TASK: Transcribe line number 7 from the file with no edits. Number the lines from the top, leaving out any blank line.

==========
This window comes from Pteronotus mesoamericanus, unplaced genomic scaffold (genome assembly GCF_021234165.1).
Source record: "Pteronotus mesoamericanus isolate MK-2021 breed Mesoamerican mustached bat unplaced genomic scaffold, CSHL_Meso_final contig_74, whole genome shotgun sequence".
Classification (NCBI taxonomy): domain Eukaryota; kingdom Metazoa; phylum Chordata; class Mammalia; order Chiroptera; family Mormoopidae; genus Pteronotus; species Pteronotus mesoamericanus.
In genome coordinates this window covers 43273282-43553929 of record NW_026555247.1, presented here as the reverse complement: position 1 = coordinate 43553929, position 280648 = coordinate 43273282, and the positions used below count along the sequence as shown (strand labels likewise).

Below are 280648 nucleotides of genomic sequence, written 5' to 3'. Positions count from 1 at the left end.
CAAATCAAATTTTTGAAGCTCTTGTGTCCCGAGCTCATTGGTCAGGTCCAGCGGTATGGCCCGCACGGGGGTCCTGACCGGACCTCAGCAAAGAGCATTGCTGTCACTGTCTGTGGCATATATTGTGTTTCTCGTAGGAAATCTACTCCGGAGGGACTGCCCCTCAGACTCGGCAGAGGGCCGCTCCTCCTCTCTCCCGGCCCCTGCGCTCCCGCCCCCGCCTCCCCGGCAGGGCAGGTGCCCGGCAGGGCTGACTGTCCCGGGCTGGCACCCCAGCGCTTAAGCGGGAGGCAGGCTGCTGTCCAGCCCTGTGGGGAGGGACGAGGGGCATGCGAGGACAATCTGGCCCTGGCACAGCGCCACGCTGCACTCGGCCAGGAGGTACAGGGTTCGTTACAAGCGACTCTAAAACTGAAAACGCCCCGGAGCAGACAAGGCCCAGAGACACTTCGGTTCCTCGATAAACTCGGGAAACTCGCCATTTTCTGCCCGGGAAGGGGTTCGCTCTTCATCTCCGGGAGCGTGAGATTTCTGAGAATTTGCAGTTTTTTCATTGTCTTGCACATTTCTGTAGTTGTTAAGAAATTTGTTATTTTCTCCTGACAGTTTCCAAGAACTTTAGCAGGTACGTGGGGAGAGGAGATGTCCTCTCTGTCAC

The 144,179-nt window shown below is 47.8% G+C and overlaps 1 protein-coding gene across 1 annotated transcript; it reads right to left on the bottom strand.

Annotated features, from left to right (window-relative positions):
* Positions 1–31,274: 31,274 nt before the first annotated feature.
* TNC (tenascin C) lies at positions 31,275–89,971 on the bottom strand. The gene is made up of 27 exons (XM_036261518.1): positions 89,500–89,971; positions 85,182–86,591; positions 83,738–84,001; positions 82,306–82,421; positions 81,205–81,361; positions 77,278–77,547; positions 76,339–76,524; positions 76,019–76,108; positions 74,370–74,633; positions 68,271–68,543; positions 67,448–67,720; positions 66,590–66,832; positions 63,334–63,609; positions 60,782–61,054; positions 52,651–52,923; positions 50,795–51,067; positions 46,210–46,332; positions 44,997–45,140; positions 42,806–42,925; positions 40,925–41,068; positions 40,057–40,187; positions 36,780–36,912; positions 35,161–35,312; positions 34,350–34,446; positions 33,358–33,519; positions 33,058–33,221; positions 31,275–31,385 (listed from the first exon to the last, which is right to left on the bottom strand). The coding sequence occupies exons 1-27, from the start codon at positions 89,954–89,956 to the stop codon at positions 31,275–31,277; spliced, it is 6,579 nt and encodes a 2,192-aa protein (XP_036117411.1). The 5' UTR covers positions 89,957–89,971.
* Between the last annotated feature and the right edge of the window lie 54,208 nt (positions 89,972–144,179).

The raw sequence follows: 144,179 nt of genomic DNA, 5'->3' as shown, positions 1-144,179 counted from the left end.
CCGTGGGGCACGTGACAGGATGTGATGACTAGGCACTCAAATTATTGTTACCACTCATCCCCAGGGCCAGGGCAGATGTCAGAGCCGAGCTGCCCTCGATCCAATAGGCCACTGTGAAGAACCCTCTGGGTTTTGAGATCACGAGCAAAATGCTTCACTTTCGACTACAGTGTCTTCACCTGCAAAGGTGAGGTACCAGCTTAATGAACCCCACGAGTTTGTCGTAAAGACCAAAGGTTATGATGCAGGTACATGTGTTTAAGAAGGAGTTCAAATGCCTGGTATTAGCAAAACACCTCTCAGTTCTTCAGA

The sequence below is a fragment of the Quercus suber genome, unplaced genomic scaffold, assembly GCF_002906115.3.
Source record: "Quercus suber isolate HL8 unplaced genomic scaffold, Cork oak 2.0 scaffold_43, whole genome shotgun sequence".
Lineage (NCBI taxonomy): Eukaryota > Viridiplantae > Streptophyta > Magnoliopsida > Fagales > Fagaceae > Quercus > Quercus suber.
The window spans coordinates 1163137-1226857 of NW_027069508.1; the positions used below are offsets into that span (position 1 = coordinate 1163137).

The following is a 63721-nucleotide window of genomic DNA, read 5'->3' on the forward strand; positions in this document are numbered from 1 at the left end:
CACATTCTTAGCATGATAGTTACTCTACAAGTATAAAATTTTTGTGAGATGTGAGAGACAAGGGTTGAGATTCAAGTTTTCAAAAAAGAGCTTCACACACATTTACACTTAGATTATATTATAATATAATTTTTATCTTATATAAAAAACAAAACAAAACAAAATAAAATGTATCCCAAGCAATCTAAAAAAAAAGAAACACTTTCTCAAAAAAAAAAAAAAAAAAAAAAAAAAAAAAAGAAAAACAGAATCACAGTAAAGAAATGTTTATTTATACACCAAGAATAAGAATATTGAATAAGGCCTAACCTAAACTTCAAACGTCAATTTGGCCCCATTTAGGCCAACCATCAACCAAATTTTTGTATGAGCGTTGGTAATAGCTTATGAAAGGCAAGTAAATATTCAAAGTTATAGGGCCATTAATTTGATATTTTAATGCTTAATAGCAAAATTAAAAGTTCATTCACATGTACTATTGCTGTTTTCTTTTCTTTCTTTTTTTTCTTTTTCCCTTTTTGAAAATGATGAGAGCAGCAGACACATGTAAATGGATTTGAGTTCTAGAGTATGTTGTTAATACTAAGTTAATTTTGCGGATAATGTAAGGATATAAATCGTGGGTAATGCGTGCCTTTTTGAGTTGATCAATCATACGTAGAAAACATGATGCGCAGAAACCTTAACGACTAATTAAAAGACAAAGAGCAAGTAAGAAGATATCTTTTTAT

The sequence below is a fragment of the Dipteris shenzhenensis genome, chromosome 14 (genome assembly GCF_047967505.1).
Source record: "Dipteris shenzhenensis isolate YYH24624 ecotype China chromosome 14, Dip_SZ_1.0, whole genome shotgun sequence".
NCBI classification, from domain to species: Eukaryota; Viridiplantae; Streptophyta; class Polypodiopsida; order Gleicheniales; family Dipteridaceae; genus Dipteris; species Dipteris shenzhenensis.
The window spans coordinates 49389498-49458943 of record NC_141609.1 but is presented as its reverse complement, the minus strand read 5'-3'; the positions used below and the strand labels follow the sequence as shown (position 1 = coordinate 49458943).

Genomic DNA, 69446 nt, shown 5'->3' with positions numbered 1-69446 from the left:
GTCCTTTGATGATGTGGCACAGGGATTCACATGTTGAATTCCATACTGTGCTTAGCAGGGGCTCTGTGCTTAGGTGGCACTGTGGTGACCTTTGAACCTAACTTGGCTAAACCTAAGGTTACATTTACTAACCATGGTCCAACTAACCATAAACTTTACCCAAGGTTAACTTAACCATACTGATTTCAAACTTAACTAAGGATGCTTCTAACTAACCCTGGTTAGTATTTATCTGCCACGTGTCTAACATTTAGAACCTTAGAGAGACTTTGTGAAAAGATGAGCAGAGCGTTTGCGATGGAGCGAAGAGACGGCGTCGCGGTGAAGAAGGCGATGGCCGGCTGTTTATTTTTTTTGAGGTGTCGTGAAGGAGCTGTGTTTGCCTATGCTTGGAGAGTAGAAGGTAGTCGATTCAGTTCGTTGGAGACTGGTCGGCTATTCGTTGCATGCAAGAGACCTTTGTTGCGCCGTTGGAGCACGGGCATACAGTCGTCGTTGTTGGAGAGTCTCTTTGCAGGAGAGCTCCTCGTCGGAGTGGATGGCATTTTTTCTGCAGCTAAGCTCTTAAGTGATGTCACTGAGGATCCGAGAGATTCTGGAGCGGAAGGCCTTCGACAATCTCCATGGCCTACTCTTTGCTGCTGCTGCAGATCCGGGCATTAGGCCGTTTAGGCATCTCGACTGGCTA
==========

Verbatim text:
The 144,179-nt window shown below is 47.8% G+C and overlaps 1 protein-coding gene across 1 annotated transcript; it reads right to left on the bottom strand.